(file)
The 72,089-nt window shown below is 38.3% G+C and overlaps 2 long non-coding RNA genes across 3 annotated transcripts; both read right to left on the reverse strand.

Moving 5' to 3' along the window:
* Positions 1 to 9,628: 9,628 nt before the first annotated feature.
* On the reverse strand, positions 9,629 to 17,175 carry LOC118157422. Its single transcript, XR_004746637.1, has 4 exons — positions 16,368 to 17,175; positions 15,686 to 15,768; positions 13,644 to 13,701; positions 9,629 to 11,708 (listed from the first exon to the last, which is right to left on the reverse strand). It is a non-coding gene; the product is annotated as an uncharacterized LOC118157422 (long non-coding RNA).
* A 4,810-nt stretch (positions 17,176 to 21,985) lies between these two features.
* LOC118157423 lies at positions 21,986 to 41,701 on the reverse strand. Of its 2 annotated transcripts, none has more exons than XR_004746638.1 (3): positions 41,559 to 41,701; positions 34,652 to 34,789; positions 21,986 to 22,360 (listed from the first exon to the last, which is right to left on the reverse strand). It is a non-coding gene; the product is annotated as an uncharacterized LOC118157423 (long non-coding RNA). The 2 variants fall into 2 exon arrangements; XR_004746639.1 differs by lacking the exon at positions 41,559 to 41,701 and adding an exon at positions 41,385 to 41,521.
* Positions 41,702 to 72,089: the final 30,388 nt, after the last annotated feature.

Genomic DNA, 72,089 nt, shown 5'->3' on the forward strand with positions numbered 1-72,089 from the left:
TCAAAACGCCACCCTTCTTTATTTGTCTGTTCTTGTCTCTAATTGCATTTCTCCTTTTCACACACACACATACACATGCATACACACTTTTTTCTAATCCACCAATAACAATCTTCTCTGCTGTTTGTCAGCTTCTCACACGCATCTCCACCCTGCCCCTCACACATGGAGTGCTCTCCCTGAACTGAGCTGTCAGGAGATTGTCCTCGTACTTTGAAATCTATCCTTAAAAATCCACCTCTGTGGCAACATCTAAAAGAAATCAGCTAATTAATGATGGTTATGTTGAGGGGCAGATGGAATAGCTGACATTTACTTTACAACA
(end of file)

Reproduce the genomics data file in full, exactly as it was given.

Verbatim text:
The 72,089-nt window shown below is 38.3% G+C and overlaps 2 long non-coding RNA genes across 3 annotated transcripts; both read right to left on the reverse strand.

Moving 5' to 3' along the window:
* Positions 1 to 9,628: 9,628 nt before the first annotated feature.
* On the reverse strand, positions 9,629 to 17,175 carry LOC118157422. Its single transcript, XR_004746637.1, has 4 exons — positions 16,368 to 17,175; positions 15,686 to 15,768; positions 13,644 to 13,701; positions 9,629 to 11,708 (listed from the first exon to the last, which is right to left on the reverse strand). It is a non-coding gene; the product is annotated as an uncharacterized LOC118157422 (long non-coding RNA).
* A 4,810-nt stretch (positions 17,176 to 21,985) lies between these two features.
* LOC118157423 lies at positions 21,986 to 41,701 on the reverse strand. Of its 2 annotated transcripts, none has more exons than XR_004746638.1 (3): positions 41,559 to 41,701; positions 34,652 to 34,789; positions 21,986 to 22,360 (listed from the first exon to the last, which is right to left on the reverse strand). It is a non-coding gene; the product is annotated as an uncharacterized LOC118157423 (long non-coding RNA). The 2 variants fall into 2 exon arrangements; XR_004746639.1 differs by lacking the exon at positions 41,559 to 41,701 and adding an exon at positions 41,385 to 41,521.
* Positions 41,702 to 72,089: the final 30,388 nt, after the last annotated feature.

Genomic DNA, 72,089 nt, shown 5'->3' on the forward strand with positions numbered 1-72,089 from the left:
TCAAAACGCCACCCTTCTTTATTTGTCTGTTCTTGTCTCTAATTGCATTTCTCCTTTTCACACACACACATACACATGCATACACACTTTTTTCTAATCCACCAATAACAATCTTCTCTGCTGTTTGTCAGCTTCTCACACGCATCTCCACCCTGCCCCTCACACATGGAGTGCTCTCCCTGAACTGAGCTGTCAGGAGATTGTCCTCGTACTTTGAAATCTATCCTTAAAAATCCACCTCTGTGGCAACATCTAAAAGAAATCAGCTAATTAATGATGGTTATGTTGAGGGGCAGATGGAATAGCTGACATTTACTTTACAACA